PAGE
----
Boring Postcards by Martin Parr

Robin Baum
4 min readApr 22, 2022

My shelf controls the number of books I keep. And since I keep buying, I have to get rid of old ones. So time and again, I leaf through them, questioning which ones may stay.

So I encountered Martin Parr’s “Boring Postcards” again. The first book features historical postcards from Britain, the second one from the USA. Both paperbacks reprint cards that show sites from supposedly the second half of the twentieth century, but we never know exactly, for there is no context. All of the images focus on mundane public spaces: highways, intersections, shopping malls (interior and exterior), county halls, civic centres, libraries, baths, schools, industrial buildings, airports, hotels, and so on.

I remember being quite thrilled after having found them, mainly because they seemed to provide a pitch-perfect complement to Marc Augé’s “non-places,” another book I was reading at the time. (the early 2000s) To me, the postcards simply showed what Augé is writing about — transitory spaces of “supermodernity”, which are devoid of individuality, meaning, social bonds, history, etc.

So I was thinking of “Postcards” as an illustration of Augé’s text. Both were looking at similar spaces from a critical distance, marvelling at the new spaces. The topical intersection of both approaches sufficed to evoke a sense of shared intention — the difference being only in execution.

While I liked Augé’s text for secretly pointing at the inherent beauty of anonymity (which is, contrary to his intention, hidden beneath the negative assessments), I have never been really fond of Martin Parr’s pictures. I sense no love in them, only a vulgar gaze at the world’s strangeness and the people he photographs. And although there is always a split-second of astonishment, fascination, and even affection for the stuff he shows, the shame of being a gawker prevails (is that purposely so? Well, whatever).

“Boring Postcards” makes the matter even worse. Parr repeats his established photographic gesture — not by pressing his own camera’s button but by showing what the photographers and editors deemed worthy of publishing at the time.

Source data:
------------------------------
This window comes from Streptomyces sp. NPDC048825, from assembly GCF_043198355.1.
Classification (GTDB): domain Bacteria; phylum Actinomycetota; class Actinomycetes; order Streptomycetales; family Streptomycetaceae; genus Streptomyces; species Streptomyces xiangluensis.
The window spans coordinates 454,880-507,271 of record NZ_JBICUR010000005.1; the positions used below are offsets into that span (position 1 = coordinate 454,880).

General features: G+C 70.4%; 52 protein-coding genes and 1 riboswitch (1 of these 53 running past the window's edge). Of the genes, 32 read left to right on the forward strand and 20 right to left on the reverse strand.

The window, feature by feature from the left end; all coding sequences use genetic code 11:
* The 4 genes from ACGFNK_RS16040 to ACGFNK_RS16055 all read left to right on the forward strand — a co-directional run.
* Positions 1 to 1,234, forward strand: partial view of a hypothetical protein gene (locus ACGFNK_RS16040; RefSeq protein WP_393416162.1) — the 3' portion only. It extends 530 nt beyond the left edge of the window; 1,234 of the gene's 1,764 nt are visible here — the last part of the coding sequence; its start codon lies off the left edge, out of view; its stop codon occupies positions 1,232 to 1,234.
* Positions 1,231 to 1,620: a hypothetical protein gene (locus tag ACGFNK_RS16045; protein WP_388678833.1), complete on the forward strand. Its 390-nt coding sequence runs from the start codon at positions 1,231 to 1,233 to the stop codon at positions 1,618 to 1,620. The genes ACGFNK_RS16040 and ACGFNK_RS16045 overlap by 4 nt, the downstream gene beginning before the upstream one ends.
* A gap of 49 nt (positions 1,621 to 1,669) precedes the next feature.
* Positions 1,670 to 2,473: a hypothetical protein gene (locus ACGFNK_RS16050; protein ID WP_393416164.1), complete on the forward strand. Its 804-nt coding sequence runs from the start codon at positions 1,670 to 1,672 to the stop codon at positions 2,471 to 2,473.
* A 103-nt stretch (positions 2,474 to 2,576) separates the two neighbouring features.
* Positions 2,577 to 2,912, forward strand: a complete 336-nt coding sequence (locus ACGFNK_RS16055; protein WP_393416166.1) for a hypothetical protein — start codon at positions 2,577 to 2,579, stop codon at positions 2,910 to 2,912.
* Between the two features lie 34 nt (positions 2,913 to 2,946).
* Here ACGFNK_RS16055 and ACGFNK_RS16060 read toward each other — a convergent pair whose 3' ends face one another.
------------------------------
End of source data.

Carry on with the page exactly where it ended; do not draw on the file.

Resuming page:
Back then, “progress” through industrialisation was still a thing. Especially the USA book excessively revels in historical imagery depicting the joys and promises of 1950s capitalism. To be clear: there is nothing wrong with the single images — each is a unique and exciting document of the time, telling a story about what people were proud of and saw as a place’s signature of modernity.

The stink comes from amassing these pictures. In knitting long sequences of well-known motifs, Parr creates easy targets for us, the present spectators. Cars, motorways, shopping centers: by narrowing down the historical perspective to a panorama of transitory spaces, of mere infrastructure, the world can’t be anything but dismal.
But Parr may always hide behind the actual makers of the postcards: they made the decision to show this or that. It’s only the cultural subconscious of the time that manifests itself. Blah blah. The result is a whole otherworldly world in quotation marks.

Whereas Augé is trying to understand the anthropology of non-places — how they affect and position the individual -Parr creates another, new kind of displacement. The “Collection Martin Parr” operates like the worst in a natural history museum, disconnecting history from the present. The depicted sites appear as a thing of the past: been there, done that.

Parr doubles down on the tourist’s perspective. In the past, each postcard tried to tell a story about local modernity, about the contemporariness of a place. Parr erases that gesture through seriality. In doing so, he creates the exact uniformity the book is mocking, hiding behind the as-is of the found footage.

Who’s boring now.

Originally published at https://diedinge.net on April 22, 2022.

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Robin Baum

Design practitioner with a background in media/culture theory.